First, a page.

Similar results were found in the research of Witt and co-authors on the group of 3182 patients Due to the costs of remunerating acupuncturists, the group under acupuncture treatment costed more than the treatment of the control group.  On average, the cost of obtaining QUALY point amounted to 11,657 Euro which- in comparison with the declared levels of cost-effectiveness – allows for conclusion that acupuncture is economically justified method for headache treatment.

Acupuncture is also the acclaimed and well-reviewed method of treatment of lower back pain.   In 2006, the team of Ratcliffe published the results of cost-effectiveness analysis for treatment of the aforementioned disorder using acupuncture. The trial was carried out on 241 patients. Like in the case of headaches, the costs in the research group were slightly higher than in the control group due to remunerating acupuncturists. Nevertheless the cost of obtaining one QUALY point was estimated at the level of 4241 GBP, also lower than the declared cost-efficiency. The interesting thing is that a similar trial was to be performed by Witt and his team on the group of 11,000 patients However, authors were forced to give up the randomization process in a part of patients, who feared they may not be assigned to the group under acupuncture treatment. On the basis of the results of randomized patients exclusively, the improvement of the condition was substantially higher in the group with acupuncture.  The cost of obtaining one QUALY point equalled 10,526 Euro –  again lower than the declared cost-efficiency threshold.

Jorge Vas made a retrospective analysis of data obtained from almost six thousand patients (5981) treated for non-cancer pain. In case of patients who attended acupuncture treatment the amount of pain killers and anti-inflammatory drugs decreased and that gave average savings of 7.1 Euro per patient per week. In the sub-group of people suffering from headaches these savings were visibly higher and equaled 26.1 Euro per patient per week.

Recently a paper has been published on economic cost-effectiveness of acupuncture for irritable bowel syndrome treatment Whilst general findings failed to indicate the cost-effectiveness of acupuncture for this indication, after the division of patients into sub-groups depending on the severity of illness, acupuncture turned out to be most effective in the group of the most seriously ill.  

As seen in the aforementioned list, acupuncture turned out to be cost beneficial in many indications, nonetheless there is a substantial heterogeneity of research methodology and presentation of findings. Hopefully, meta-analyses of works concerning the economic evaluation of acupuncture have been published recently as well.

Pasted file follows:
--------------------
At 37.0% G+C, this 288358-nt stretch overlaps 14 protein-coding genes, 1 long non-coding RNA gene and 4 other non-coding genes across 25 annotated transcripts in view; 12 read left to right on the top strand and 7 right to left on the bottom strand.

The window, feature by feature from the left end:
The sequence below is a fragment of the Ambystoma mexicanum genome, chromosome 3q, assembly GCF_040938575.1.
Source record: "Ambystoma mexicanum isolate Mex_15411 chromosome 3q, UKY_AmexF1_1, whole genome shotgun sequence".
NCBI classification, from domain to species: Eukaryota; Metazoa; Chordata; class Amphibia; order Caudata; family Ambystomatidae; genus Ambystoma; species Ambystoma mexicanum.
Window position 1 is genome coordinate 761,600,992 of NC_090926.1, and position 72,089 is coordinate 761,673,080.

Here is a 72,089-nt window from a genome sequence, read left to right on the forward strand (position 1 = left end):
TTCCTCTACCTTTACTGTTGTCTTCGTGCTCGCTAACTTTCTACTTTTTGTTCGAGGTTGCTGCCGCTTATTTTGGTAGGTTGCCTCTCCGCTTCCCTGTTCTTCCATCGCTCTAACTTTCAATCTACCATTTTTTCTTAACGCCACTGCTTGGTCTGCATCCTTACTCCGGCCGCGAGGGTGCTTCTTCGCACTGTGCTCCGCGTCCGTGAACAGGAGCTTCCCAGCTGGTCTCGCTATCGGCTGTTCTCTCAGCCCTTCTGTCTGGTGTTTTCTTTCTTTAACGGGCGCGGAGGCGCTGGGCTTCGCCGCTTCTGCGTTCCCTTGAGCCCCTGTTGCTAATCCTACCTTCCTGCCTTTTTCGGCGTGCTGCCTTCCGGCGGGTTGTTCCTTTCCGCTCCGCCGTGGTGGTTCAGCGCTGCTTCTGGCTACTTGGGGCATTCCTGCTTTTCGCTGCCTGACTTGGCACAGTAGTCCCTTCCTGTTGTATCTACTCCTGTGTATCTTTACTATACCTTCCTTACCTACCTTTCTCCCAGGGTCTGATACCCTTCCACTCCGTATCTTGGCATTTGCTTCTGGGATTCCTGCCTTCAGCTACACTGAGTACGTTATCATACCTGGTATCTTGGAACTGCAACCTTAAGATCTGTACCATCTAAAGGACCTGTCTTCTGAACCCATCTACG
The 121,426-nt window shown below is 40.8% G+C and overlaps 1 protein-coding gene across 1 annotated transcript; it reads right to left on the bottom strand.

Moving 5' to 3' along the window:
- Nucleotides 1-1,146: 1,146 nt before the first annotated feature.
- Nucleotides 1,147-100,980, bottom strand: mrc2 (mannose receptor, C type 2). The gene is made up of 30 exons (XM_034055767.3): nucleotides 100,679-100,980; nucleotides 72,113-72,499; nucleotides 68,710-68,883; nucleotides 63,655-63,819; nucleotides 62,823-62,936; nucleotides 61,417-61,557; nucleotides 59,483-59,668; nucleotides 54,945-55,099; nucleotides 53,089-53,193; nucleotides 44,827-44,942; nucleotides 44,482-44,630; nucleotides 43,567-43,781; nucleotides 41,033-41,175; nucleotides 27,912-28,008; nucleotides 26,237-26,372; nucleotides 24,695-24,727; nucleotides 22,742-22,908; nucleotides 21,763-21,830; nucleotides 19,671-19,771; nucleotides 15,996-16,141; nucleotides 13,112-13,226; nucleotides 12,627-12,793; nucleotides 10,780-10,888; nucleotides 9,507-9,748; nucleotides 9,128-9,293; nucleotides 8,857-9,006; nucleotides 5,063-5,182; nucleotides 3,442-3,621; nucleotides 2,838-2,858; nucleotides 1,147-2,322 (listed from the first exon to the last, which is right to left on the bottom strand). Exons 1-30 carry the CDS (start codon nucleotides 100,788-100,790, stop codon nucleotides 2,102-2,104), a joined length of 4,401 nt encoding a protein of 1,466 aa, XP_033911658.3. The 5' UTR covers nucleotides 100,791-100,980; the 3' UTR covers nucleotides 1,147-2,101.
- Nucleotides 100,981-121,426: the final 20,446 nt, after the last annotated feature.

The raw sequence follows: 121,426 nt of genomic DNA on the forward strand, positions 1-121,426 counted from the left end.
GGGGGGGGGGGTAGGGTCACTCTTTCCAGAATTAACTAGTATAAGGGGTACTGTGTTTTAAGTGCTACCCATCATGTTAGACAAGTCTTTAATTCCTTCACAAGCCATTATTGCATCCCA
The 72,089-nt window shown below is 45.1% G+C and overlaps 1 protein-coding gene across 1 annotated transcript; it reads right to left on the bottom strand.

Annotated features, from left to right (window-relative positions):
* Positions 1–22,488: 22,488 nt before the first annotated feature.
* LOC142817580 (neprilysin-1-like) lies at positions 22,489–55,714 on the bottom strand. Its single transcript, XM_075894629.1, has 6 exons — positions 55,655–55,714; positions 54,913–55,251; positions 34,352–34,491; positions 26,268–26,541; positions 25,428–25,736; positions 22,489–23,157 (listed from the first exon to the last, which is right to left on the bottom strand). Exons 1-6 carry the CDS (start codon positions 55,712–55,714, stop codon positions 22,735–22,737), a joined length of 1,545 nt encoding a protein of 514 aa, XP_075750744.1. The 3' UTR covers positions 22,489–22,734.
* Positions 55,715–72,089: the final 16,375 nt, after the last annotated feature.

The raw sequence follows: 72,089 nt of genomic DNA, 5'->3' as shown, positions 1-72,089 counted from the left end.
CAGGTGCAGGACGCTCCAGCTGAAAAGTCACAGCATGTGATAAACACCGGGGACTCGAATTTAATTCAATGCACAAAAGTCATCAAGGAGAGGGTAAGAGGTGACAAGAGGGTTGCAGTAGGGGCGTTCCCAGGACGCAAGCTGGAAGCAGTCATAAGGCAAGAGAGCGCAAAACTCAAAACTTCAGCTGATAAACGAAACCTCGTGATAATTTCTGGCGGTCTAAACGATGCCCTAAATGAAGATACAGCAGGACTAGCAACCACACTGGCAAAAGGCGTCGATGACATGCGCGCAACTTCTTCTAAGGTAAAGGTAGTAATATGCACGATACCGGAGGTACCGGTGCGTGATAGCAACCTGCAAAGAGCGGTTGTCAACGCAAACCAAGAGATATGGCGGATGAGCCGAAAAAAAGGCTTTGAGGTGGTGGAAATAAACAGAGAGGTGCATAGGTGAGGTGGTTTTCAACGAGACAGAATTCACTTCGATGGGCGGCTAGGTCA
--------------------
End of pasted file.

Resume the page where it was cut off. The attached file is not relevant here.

Ambrozio presents the meta-analysis of trials on acupuncture for treatment of various pain disorders. He compares the results of published trials with the declared levels of acceptable costs, concluding that in case of all indications acupuncture is placed substantially below these thresholds.  An interesting analysis is suggested by Kim SY who concludes that all trials prove that acupuncture performed alone as a therapy or as a complementary therapy to the standard one is economically effective in comparison with the waiting list or with standard therapies.


In case of numerous indications acupuncture is the effective and economically justified method leading to either savings or the improvement of patients’ life quality at a lower cost than the one declared as acceptable. Savings resulting from the application of acupuncture include:

  1. Savings resulting from escaping surgical procedure.
  2. Reduced amount of drugs intake.
  3. Reduced number of days-off from work.
  4. Reduction of necessary medical review appointments.

1 Christenson BV et al (1992) “Acupuncture treatment of severe knee osteoarthritis: a long – term study”, Acta Anesthesiol Scand 36:519 -525

2 Johansson K et al (1993), “Can sensory stimulation improve the function al outcome in stroke patients?” Neurology 43:2189-2192

3 Ballegaard S, Nørrelund S, Smith DF. “Cost-benefit of combined use of acupuncture, Shiatsu and lifestyle adjustment for treatment of patients with severe angina pectoris” Acupunct Electrother Res. 1996 Jul-Dec;21(3-4):187-97

4 Ballegaard S, Johannessen A, Karpatschof B, Nyboe J. “Addition of Acupuncture and Self-Care Education in the Treatment of Patients with Severe Angina Pectoris May be Cost Beneficial: An Open, Prospective Study” J Altern Complement Med. 1999;5:405-13

5 Ballegaard S, Borg E, Karpatschof B, Nyboe J, Johannessen A. “Long-Term Effects of Integrated Rehabilitation in Patients with advanced angina pectoris: a nonrandomized comparative study.” J Altern Complement Med. 2004;10(5):777-83

6 Branco K, Naeser MA. “Carpal tunnel syndrome: clinical outcome after low-level laser acupuncture, microamps transcutaneous electrical nerve stimulation, and other alternative therapies–an open protocol study”. J Altern Complement Med. 1999;5(1):5-26

7 Liguori A, Petti F, Bangrazi A, et al. “Comparison of pharmacological treatment versus acupuncture treatment for migraine without aura–analysis of socio-medical parameters”. J Tradit Chin Med. 2000;20:231-40

8 Wonderling D, Vickers AJ, Grieve R, McCarney R. “Cost effectiveness analysis of a randomised trial of acupuncture for chronic headache in primary care”. BMJ. 2004;328(7442):747.

9 Witt CM, Reinhold T, Jena S, Brinkhaus B, Willich SN. “Cost-effectiveness of acupuncture treatment in patients with headache.” Cephalalgia. 2008;28(4):334-45

10 Ratcliffe J, Thomas KJ, MacPherson H, Brazier J. “A randomised controlled trial of acupuncture care for persistent low back pain: cost effectiveness analysis.” BMJ. 2006;333(7569):626.

11 Witt CM, Jena S, Selim D, Brinkhaus B, Reinhold T, Wruck K, et al. “Pragmatic randomized trial evaluating the clinical and economic effectiveness of acupuncture for chronic low back pain”. Am J Epidemiol. 2006;164(5):487-96.

12 Eugena Stamuli, et al „Cost-effectiveness of acupuncture for irritable bowel syndrome: findings from an economic evaluation conducted alongside a pragmatic randomised controlled trial in primary care” BMC Gastroenterology 2012, 12:149

13 E.M.M. Ambrósio, K. Bloor, H. MacPherson. „Costs and consequences of acupuncture as a treatment for chronic pain: A systematic review of economic evaluations conducted alongside randomised controlled trials” Complementary Therapies in Medicine (2012) 20, 364—374

14 Kim SY, Lee H, Chae Y, Park HJ, Lee H. „A systematic review of cost-effectiveness analyses alongside randomised controlled trials of acupuncture.” Acupunct Med. 2012 Dec;30(4):273-85